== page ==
There are no specific medications or treatments for hepatitis A. Care is focused on maintaining comfort and adequate nutrition.


Hepatitis B


Hepatitis B is a serious liver disease caused by the hepatitis B virus (HBV). The virus can affect people of all ages. Once infected, some may carry the virus their whole lives as a chronic infection which can lead to liver cirrhosis, liver cancer, and death. Hepatitis B is spread when blood and bodily fluids from an infected person enters the body of someone who is not infected. This can happen through sexual contact; sharing needles or syringes; or from an infected mother to her infant during pregnancy or delivery.

For some people, acute infection leads to chronic infection. Those with chronic HBV infection typically do not feel sick for many years but will develop symptoms with serious complications from hepatitis B, like cirrhosis or liver cancer. A person infected with the virus can pass it on to others even if they do not feel sick or have symptoms. The best way to prevent hepatitis B is by getting vaccinated.

Burden

  • Hundreds of thousands of individuals in the US have long-term or chronic HBV infection, which can lead to liver cirrhosis, liver cancer, and death
  • HBV infection kills thousands of people in the US each year, usually as a result of complications from liver disease
  • Those living with chronic hepatitis B have a 15% to 25% risk of premature death from cirrhosis or liver cancer without monitoring and antiviral treatment as indicated
  • Of those infected with HBV infection in the US; as many as two-thirds may be unaware of their infection

Causes/Transmission

Hepatitis B is spread through exposure to infected blood or body fluids as follows:

  • From an infected mother to her infant during pregnancy or delivery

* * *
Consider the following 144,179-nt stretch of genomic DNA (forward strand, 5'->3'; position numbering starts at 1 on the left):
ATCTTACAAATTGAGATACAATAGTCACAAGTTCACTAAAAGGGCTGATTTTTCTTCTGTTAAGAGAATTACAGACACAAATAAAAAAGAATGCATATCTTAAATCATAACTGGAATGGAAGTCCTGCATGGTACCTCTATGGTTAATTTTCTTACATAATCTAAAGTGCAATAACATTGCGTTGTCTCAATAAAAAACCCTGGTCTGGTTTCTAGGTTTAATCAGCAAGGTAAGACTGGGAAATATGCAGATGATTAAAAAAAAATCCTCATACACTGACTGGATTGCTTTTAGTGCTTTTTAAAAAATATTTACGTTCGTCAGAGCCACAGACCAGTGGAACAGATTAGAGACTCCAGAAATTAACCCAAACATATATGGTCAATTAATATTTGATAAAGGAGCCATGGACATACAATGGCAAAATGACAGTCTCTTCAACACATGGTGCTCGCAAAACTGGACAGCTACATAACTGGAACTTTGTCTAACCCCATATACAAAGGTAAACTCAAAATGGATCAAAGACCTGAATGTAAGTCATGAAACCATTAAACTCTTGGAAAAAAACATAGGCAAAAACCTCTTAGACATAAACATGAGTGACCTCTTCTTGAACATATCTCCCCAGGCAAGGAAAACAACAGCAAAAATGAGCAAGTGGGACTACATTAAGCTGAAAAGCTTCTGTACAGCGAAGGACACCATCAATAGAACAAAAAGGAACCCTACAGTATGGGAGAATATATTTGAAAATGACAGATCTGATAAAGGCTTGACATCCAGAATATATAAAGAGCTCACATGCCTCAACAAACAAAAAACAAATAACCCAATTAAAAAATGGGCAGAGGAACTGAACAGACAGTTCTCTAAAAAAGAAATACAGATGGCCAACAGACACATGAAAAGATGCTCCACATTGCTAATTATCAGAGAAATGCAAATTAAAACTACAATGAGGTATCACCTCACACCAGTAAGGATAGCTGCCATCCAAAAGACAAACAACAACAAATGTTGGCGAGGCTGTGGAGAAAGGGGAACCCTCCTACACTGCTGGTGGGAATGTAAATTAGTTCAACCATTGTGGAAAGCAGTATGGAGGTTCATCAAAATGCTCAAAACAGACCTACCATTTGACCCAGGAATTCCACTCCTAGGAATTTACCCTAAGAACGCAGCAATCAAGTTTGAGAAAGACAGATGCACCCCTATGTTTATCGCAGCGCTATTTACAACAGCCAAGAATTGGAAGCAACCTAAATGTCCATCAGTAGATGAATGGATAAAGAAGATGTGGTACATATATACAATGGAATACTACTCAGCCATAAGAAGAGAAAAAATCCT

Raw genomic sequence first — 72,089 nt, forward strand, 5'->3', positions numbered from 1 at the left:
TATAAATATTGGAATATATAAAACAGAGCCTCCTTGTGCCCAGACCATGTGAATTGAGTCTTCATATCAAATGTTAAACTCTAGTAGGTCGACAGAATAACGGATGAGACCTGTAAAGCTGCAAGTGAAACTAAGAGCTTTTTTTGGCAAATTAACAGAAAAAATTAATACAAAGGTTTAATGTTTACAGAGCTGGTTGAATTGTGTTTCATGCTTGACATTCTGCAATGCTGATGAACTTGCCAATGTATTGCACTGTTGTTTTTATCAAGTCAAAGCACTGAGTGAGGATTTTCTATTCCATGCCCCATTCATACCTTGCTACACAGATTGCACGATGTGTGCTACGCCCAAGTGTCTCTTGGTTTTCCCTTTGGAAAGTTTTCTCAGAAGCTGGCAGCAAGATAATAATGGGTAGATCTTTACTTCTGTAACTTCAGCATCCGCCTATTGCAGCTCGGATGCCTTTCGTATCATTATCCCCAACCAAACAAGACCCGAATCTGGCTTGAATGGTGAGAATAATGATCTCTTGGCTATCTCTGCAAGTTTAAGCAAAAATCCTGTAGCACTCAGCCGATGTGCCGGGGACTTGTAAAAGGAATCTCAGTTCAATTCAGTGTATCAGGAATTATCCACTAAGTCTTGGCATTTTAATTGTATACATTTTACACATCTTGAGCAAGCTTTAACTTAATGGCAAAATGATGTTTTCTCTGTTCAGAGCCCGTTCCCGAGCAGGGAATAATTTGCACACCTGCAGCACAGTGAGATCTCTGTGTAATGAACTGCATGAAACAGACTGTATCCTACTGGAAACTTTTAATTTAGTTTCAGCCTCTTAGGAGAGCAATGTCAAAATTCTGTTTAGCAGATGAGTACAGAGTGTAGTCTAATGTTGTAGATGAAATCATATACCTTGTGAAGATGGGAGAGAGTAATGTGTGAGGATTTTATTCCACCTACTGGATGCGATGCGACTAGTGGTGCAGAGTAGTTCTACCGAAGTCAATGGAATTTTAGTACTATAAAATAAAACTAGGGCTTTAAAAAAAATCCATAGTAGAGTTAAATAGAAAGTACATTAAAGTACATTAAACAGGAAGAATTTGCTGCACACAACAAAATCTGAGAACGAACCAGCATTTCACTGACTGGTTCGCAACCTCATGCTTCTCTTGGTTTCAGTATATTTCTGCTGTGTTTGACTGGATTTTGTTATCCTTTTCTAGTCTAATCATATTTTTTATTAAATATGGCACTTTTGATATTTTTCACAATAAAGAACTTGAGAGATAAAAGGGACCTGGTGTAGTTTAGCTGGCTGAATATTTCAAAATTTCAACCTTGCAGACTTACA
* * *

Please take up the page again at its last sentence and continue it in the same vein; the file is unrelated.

• Sexual contact with an infected partner
  • Injection drug use that involves sharing needles or syringes
  • Contact with blood or open sores
  • Exposures through needle sticks or sharp instruments
  • Sharing items that can break the skin or mucous membranes such as toothbrushes, razors, or medical equipment (like a glucose monitor)
  • Through poor infection control practices in healthcare settings

The risk for chronic infection with hepatitis B also varies greatly by age. The younger a person is when infected with hepatitis B virus, the greater the chance of developing chronic infection.

Symptoms

Not all people with acute hepatitis B infection (HBV) have symptoms and symptoms can vary by age. Infants, children less than age 5 years, and immunosuppressed adults with acute HBV infection are typically asymptomatic. Symptoms of acute HBV infections can include:

  • Fever
  • Fatigue
  • Loss of appetite
  • Nausea
  • Vomiting
  • Abdominal pain
  • Dark urine
  • Light-colored stools
  • Joint pain
  • Jaundice (yellow color in the skin or eyes)

Symptoms typically last for several weeks but can persist for up to 6 months.

Prevention

Vaccination is the best way to prevent HBV infection and potential complications, including liver cancer.

Hepatitis B vaccination is recommended for all infants, older children and adolescents who were not previously vaccinated, all adults age 19-59 years, and adults age 60 years or older with risk factors or for those seeking protection from hepatitis B.

Universal hepatitis B vaccination is also recommended in certain settings including:

  • Sexually transmitted infection (STI) treatment facilities
  • HIV testing and treatment facilities
  • Facilities providing drug-abuse treatment and prevention services
  • Correctional facilities
  • Healthcare settings targeting services to men who have sex with men
  • Chronic hemodialysis facilities and end-stage renal disease programs
  • Institutions and nonresidential day care facilities for those with developmental disabilities

Vaccination is particularly important for those with risk factors for hepatitis B, including people with diabetes.

Screening and Treatment

In the US, there is currently no approved medication to treat acute hepatitis B. For those with mild symptoms, healthcare professionals typically recommend rest, adequate nutrition, and plenty of fluids. Those with more severe symptoms may need to be hospitalized.

Those with chronic hepatitis B should be monitored regularly for signs of liver disease and evaluated for possible treatment

CDC recommends that all adults age 18 years and older get tested at least once for hepatitis B